After Massimo Cellino took over, says Smith, “the place went crazy for six months. A lot of what happened did affect the players. It’s okay saying players should concentrate on their jobs but when half of Thorp Arch shuts down, when you’re not getting fed at the training ground any more, when staff are leaving, when wages aren’t getting paid on time, it becomes difficult. The environment you’re used to gets taken away … It was a crazy period, that’s the only way to describe it, and from a personal point of view the way I left the club was hard to understand.”

Smith’s studies arguably meant he was better qualified to run the club than Cellino, and he was almost certainly better qualified to play upfront than the forwards signed to replace him. Souleymane Doukara, Mirco Antenucci, Billy Sharp, Nicky Ajose, Brian Montenegro, Adryan and Edgar Cani were all brought in that season. Not all were outright failures, and some could have made more of an impact in different circumstances, but after uprooting their lives and careers to sign for the mighty Leeds United AFC, they may have been shocked by the non-league imitation of a once great club that greeted them at Thorp Arch. That was another area where Smith was a loss; after his years playing for Droylsden and Solihull Moors, he was better prepared than most for Cellino’s austerity football.

He was also a better player than most that were brought in. He was never prolific, but always dangerous, and never unwilling: with Smith wearing no.9 and Sharp wearing no.8, Leeds had possibilities of a classic Chapman-Wallace partnership, the big guy drawing attention so the little guy could pass unnoticed, then either could score in the panic. And occasionally, like Chapman, Smith could produce a powerful header or the awareness to finish a move that isn’t achieved without singular talent.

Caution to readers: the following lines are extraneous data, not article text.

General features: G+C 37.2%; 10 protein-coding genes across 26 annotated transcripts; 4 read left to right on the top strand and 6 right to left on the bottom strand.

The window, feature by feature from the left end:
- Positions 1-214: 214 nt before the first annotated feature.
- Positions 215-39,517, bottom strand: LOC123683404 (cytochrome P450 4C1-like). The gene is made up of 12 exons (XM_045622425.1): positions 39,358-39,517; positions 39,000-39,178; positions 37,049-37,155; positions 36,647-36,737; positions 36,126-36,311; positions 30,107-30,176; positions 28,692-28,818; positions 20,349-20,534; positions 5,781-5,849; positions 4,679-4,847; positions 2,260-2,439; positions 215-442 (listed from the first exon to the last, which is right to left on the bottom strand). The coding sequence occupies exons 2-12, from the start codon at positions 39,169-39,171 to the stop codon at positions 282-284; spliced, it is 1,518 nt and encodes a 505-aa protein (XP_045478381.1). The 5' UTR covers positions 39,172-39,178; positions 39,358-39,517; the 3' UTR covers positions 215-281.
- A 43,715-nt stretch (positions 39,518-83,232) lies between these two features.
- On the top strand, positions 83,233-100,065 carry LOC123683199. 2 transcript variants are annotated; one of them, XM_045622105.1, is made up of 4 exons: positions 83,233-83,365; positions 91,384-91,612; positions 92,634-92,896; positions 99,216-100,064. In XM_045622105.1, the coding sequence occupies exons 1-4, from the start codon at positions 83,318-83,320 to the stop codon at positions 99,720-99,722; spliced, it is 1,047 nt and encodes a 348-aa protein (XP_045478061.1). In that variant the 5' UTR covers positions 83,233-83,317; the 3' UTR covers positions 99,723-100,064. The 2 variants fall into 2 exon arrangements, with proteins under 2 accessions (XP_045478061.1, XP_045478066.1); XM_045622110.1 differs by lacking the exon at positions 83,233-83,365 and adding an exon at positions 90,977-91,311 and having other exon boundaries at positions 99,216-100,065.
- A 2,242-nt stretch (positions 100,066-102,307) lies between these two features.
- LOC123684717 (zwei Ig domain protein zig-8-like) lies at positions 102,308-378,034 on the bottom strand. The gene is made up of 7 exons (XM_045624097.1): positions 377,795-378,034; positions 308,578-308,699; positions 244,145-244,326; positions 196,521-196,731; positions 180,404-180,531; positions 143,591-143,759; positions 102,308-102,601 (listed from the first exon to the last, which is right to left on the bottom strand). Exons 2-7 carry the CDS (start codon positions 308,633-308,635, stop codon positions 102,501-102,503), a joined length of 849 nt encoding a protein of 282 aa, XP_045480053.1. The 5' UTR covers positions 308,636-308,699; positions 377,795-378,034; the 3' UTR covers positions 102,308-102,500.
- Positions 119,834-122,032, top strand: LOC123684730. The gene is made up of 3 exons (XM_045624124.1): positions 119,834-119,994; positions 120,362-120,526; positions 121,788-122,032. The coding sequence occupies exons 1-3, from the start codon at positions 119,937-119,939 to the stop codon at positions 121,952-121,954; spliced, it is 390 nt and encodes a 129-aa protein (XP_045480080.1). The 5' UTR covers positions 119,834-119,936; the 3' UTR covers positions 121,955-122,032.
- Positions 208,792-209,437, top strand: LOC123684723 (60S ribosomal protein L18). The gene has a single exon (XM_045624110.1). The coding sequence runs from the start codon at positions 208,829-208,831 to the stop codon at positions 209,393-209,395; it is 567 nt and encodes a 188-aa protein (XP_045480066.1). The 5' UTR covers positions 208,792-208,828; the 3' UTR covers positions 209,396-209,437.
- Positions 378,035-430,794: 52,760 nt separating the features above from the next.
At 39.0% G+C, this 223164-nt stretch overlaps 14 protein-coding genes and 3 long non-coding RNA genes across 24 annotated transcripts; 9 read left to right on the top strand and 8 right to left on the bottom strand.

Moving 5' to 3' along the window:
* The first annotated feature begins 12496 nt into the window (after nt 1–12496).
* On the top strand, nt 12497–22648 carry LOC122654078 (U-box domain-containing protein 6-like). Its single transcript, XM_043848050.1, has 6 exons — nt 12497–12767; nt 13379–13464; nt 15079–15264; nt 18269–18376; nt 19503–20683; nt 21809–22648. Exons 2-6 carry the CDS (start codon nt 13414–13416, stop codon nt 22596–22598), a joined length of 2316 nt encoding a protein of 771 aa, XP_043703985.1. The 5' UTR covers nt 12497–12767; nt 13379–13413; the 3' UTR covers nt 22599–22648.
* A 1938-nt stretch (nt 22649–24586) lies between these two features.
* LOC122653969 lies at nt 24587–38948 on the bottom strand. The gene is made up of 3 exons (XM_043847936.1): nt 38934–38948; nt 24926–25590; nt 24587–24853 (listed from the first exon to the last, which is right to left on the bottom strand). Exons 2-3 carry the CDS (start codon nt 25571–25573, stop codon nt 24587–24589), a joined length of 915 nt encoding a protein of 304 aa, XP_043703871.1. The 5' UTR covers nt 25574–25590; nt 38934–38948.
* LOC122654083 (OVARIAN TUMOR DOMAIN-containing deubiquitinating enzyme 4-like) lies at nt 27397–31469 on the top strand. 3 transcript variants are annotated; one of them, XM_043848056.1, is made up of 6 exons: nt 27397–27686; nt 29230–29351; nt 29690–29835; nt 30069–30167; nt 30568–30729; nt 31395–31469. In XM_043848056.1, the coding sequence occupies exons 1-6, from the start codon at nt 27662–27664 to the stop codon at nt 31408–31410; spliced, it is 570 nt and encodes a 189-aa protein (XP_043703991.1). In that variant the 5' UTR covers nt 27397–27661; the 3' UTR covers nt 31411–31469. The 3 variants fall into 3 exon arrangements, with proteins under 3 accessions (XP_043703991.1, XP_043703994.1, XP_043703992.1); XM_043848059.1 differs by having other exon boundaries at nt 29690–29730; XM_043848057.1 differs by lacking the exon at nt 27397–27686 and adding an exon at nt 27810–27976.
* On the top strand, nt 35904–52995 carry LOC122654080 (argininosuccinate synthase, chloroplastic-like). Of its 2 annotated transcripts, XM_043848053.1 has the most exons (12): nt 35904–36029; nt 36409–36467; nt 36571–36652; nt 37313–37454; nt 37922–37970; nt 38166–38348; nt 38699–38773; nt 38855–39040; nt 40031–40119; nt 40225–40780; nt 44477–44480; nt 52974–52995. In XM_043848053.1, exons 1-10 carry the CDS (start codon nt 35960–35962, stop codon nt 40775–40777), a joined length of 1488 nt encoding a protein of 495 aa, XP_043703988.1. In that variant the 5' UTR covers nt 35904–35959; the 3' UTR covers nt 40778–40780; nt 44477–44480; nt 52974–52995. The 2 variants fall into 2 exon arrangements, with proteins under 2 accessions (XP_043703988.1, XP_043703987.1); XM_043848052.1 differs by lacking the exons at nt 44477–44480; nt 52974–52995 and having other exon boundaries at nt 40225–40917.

Smith’s at QPR now, in one of the streaks of form that have periodically illuminated his time there, and at Fulham and Bristol City, since leaving Leeds. Useful and popular, he’s Ian Holloway’s super-sub this season, with four goals and two assists from the bench, and QPR are more than 2.5 times more likely to score in the last fifteen minutes of a match, when Smith is most likely to be on the pitch, than any other period. In their last home game Smith scored a header in the 92nd minute, then headed an assist in the 93rd, as QPR came from 2-0 down to draw with Brentford.

Smith could do that against Leeds on Saturday. But let’s not ask, what might Smith do against us, but rather, what might he do for us, if we bought him back?

There are gaps in Leeds United’s squad this season, with a specialist left-back and a competent goalkeeper on the shopping list. But Andrea Radrizzani has Thomas Christiansen concentrated on attack, where Chris Wood’s goals have been lost, and Caleb Ekuban, Pierre-Michel Lasogga, Kemar Roofe and Jay-Roy Grot have all been tried, with differing qualities, faults and results. Most is expected of Lasogga, who has a positive knack for goals and assists, but a negative habit of watching games from the sidelines, even when he’s in the middle of the pitch.